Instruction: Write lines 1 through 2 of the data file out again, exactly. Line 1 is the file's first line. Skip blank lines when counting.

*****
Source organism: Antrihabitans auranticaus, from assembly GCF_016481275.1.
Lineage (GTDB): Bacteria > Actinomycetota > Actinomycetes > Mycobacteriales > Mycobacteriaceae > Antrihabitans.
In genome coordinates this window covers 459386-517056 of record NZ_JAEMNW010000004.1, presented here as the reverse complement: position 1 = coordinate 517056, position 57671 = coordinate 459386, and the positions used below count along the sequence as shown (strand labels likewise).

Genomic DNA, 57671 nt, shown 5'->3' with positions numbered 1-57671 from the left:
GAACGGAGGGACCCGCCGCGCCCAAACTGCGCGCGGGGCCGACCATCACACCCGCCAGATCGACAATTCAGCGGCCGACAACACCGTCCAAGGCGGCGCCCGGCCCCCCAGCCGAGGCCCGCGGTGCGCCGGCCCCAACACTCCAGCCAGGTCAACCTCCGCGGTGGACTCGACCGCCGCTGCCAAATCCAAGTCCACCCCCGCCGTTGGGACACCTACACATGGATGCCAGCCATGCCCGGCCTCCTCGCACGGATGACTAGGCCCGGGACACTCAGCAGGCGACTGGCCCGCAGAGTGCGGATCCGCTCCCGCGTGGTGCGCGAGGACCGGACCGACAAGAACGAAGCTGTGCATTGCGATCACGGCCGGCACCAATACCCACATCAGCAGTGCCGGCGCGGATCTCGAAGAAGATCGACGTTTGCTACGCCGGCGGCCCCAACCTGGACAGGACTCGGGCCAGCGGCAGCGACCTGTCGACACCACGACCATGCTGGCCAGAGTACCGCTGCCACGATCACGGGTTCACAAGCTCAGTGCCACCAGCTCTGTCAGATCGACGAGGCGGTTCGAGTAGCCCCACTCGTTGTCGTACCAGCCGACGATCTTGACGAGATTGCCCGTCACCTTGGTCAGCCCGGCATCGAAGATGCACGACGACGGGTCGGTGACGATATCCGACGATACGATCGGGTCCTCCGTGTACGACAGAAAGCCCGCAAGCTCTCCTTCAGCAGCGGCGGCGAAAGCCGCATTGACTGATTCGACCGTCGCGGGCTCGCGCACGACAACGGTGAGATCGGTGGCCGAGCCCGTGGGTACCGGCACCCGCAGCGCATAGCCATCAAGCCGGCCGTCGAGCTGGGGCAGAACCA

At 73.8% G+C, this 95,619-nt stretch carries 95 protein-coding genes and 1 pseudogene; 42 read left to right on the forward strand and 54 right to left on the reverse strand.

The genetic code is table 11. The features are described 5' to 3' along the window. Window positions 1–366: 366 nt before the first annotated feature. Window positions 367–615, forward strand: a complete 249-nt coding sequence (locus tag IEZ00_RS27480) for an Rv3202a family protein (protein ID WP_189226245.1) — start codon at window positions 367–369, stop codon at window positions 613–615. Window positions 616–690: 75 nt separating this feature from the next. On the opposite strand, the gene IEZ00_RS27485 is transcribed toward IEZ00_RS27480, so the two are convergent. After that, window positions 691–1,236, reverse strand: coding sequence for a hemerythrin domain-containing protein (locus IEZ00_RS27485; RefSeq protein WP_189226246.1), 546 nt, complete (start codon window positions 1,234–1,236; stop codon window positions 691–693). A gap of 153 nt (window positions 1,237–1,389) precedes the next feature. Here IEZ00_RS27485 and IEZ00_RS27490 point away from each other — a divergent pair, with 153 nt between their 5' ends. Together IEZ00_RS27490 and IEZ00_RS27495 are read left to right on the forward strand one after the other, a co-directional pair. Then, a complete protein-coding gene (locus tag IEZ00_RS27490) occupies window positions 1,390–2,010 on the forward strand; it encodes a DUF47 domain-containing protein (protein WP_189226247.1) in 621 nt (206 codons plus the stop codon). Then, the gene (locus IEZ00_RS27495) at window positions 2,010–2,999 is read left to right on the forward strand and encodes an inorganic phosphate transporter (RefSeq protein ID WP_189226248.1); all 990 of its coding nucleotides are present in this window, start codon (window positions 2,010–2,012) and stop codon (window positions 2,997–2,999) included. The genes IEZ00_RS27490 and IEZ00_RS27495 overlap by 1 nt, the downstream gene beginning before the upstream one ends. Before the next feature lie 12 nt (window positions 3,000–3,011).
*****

Source organism: Antrihabitans auranticaus, from assembly GCF_016481275.1.
Lineage (GTDB): Bacteria > Actinomycetota > Actinomycetes > Mycobacteriales > Mycobacteriaceae > Antrihabitans.